Dealing with Derelict Boats

City Manager Jim O’Reilly, Gulfport Councilwoman Christine Brown, and Harbormaster Denis Frain met with Grant Bond of the Citizens Against Derelict and Illegal Boats (CADIB) initiative. The meeting, which was held last month, resulted in two unrelated derelict vessels removed by the FWC last month.

But this is not enough for Bond. Another boat sank on Wednesday, September 30 and another on Saturday, October 3. Bond claims both boats were reported before they sank, but were not removed from the bay.

Bond says he was also told by the Coast Guard that this area in Florida has the highest rate of derelict vessels in the country.

Councilman Dan Liedtke presented a map at Tuesday’s council meeting compiled by the Florida Fish and Wildlife Conservation Commission of all the derelict and at-risk vessels in the Tampa Bay Area. Gulfport accounts for 30 percent of the vessels, but both recently-sunk boats have been reported and documented by the FWC who will be taking further action in the future to remove the two boats.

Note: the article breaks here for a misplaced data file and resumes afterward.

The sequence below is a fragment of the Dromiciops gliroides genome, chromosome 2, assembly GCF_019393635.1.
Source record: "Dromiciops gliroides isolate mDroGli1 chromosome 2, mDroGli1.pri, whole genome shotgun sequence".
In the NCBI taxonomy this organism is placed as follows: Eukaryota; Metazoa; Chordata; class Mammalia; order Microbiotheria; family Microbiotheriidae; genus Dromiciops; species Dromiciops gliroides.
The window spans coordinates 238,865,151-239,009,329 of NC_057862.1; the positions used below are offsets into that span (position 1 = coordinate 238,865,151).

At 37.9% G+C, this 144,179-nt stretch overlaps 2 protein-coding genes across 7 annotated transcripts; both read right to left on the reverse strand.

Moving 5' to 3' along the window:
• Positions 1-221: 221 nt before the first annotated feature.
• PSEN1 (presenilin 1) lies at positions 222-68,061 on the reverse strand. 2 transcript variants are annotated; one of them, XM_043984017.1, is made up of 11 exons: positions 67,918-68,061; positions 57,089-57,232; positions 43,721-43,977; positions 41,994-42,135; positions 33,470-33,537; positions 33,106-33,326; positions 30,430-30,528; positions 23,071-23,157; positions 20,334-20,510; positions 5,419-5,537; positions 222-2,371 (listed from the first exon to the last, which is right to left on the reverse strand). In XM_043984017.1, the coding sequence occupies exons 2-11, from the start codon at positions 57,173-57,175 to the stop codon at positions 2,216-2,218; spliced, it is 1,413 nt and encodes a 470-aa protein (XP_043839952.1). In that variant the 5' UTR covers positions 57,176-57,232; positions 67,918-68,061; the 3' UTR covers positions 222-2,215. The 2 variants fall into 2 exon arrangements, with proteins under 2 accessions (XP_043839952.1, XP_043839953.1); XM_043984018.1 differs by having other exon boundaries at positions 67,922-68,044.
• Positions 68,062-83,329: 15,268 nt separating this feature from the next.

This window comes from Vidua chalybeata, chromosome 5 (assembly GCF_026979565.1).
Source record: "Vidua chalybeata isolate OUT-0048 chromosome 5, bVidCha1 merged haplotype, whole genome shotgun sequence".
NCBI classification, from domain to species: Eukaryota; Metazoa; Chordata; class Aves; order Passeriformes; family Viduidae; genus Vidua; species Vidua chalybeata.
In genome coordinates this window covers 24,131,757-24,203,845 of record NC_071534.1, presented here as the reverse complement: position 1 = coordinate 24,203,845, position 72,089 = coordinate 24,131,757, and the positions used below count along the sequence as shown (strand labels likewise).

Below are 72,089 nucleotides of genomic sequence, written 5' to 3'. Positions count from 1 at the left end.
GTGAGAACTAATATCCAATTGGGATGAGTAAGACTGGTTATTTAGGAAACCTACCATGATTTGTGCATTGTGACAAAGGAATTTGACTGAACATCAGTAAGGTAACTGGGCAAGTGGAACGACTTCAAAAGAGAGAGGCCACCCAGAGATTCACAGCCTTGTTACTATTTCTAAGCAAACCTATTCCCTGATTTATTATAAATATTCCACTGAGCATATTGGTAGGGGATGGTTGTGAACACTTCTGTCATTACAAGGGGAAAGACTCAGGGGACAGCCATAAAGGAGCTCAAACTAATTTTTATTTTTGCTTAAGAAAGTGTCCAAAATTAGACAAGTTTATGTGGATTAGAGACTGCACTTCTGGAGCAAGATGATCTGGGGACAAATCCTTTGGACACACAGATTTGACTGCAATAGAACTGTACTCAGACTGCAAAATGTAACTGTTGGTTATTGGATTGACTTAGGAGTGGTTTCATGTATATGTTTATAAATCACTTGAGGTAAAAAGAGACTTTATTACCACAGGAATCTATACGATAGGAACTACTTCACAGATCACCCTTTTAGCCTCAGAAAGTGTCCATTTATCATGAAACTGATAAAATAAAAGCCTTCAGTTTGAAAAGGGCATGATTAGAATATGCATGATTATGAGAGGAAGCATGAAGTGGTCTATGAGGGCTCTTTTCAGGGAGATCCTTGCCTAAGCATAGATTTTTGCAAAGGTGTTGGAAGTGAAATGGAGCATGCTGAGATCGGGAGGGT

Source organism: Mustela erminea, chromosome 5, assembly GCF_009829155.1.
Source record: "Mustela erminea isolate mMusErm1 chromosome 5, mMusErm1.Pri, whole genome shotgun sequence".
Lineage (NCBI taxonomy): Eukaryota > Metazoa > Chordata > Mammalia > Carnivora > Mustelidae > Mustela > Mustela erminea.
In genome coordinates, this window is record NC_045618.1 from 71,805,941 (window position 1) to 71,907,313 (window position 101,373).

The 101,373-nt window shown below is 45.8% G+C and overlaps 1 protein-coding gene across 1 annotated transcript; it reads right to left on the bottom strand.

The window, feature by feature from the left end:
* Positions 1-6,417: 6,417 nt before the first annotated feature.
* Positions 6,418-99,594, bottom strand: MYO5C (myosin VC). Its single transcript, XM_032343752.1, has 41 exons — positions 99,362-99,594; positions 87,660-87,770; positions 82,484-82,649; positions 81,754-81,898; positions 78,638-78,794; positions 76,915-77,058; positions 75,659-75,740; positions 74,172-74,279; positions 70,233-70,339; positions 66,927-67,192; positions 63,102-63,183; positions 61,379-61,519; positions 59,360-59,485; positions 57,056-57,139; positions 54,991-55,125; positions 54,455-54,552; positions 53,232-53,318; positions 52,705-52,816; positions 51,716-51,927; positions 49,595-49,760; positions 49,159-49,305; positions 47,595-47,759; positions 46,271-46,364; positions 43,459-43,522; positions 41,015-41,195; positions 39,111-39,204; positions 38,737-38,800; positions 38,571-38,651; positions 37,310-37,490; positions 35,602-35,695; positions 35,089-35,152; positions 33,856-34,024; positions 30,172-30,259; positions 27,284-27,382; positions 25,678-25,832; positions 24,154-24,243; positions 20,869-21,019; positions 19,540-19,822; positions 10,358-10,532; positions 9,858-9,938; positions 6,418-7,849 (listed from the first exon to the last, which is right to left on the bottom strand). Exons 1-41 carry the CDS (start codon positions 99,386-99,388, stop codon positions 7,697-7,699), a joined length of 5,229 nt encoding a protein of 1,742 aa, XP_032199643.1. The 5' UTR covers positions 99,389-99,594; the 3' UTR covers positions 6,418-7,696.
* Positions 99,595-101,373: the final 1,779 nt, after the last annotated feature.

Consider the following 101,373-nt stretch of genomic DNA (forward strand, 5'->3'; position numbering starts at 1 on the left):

“We know about [the most recently sunk boats] and we’re going to be doing something about that,” Liedtke said.

O’Reilly assured that the sunk boats had previously been identified and ticketed as at-risk, but the city must follow the protocol to first locate the owners of the vessels.

“There is a process to attempt to locate the owner, but we are aware of the vessel that was sinking [last week],” O’Reilly said.

The map of at-risk and derelict boats can be found at

Featured photo is a stock image; it does not reflect a specific derelict vessel. 

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